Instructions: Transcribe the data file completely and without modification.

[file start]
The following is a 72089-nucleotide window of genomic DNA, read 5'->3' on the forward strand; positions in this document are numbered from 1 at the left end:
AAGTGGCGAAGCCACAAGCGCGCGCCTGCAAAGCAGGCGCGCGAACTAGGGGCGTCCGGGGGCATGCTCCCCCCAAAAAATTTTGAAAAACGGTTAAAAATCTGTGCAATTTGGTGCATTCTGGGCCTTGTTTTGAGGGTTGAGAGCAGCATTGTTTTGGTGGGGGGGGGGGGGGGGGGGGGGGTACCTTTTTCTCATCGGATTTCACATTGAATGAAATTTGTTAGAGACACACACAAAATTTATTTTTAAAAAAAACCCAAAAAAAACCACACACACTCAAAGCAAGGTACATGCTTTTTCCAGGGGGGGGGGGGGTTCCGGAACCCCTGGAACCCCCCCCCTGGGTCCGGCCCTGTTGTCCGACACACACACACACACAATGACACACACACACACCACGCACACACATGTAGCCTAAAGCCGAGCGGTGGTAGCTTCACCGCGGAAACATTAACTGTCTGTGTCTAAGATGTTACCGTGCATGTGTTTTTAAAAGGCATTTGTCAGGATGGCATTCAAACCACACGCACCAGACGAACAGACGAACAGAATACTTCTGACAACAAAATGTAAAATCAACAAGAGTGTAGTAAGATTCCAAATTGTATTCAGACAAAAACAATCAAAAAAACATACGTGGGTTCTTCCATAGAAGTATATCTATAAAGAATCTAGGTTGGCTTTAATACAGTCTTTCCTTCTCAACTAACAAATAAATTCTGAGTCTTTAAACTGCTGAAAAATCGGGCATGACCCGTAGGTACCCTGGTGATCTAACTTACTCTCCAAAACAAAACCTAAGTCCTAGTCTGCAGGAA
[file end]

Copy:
The following is a 72089-nucleotide window of genomic DNA, read 5'->3' on the forward strand; positions in this document are numbered from 1 at the left end:
AAGTGGCGAAGCCACAAGCGCGCGCCTGCAAAGCAGGCGCGCGAACTAGGGGCGTCCGGGGGCATGCTCCCCCCAAAAAATTTTGAAAAACGGTTAAAAATCTGTGCAATTTGGTGCATTCTGGGCCTTGTTTTGAGGGTTGAGAGCAGCATTGTTTTGGTGGGGGGGGGGGGGGGGGGGGGGGTACCTTTTTCTCATCGGATTTCACATTGAATGAAATTTGTTAGAGACACACACAAAATTTATTTTTAAAAAAAACCCAAAAAAAACCACACACACTCAAAGCAAGGTACATGCTTTTTCCAGGGGGGGGGGGGGTTCCGGAACCCCTGGAACCCCCCCCCTGGGTCCGGCCCTGTTGTCCGACACACACACACACACAATGACACACACACACACCACGCACACACATGTAGCCTAAAGCCGAGCGGTGGTAGCTTCACCGCGGAAACATTAACTGTCTGTGTCTAAGATGTTACCGTGCATGTGTTTTTAAAAGGCATTTGTCAGGATGGCATTCAAACCACACGCACCAGACGAACAGACGAACAGAATACTTCTGACAACAAAATGTAAAATCAACAAGAGTGTAGTAAGATTCCAAATTGTATTCAGACAAAAACAATCAAAAAAACATACGTGGGTTCTTCCATAGAAGTATATCTATAAAGAATCTAGGTTGGCTTTAATACAGTCTTTCCTTCTCAACTAACAAATAAATTCTGAGTCTTTAAACTGCTGAAAAATCGGGCATGACCCGTAGGTACCCTGGTGATCTAACTTACTCTCCAAAACAAAACCTAAGTCCTAGTCTGCAGGAA